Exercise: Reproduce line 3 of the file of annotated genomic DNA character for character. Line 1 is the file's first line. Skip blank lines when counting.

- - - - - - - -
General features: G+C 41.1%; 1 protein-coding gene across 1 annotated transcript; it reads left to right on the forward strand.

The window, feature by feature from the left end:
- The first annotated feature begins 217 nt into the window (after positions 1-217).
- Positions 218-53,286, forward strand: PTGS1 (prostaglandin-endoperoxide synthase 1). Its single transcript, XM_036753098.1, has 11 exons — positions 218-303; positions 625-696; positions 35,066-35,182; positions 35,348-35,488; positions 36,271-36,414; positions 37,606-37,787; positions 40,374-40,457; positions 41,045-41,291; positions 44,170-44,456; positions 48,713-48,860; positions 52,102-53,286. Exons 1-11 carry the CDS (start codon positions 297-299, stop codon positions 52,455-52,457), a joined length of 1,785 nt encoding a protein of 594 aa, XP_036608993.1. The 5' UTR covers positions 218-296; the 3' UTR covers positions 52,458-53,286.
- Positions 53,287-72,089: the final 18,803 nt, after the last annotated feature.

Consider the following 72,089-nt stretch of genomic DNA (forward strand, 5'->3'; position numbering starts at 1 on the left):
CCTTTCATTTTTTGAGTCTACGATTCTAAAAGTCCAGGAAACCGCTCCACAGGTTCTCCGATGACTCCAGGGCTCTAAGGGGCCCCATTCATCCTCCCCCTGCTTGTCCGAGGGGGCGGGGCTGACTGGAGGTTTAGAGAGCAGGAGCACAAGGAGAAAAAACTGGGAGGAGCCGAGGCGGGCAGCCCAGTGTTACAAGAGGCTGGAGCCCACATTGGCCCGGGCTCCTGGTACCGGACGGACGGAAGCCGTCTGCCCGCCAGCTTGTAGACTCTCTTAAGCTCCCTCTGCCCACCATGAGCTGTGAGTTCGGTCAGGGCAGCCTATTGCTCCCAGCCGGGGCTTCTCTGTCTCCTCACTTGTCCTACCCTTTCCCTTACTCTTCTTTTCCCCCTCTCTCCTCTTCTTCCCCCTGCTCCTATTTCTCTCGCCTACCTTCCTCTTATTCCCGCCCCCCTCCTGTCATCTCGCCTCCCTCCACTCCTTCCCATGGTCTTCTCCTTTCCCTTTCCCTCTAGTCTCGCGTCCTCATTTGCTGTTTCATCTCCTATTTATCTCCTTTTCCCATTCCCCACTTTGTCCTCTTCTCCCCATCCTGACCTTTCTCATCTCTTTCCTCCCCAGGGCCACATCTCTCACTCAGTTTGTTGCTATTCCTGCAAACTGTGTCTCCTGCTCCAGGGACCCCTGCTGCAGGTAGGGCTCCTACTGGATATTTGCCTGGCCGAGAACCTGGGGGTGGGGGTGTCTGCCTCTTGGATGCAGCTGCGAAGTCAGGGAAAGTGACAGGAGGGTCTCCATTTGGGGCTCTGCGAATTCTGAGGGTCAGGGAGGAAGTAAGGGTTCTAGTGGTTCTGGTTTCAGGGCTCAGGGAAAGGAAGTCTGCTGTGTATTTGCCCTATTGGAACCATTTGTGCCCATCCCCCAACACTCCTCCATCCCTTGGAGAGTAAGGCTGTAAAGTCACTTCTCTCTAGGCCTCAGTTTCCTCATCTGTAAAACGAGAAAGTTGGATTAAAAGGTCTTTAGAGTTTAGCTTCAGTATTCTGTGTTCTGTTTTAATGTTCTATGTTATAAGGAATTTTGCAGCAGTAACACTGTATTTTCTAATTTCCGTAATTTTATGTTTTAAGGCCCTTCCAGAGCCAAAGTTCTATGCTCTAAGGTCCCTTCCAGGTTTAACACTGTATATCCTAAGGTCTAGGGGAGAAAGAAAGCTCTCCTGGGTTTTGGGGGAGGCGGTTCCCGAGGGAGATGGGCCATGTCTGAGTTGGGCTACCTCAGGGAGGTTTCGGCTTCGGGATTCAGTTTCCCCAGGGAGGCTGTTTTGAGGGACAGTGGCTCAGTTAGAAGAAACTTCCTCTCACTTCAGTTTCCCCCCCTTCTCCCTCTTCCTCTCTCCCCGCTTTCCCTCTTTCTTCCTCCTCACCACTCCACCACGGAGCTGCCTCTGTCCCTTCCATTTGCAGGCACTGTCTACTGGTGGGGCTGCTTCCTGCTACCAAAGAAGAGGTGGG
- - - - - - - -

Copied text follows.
- The first annotated feature begins 217 nt into the window (after positions 1-217).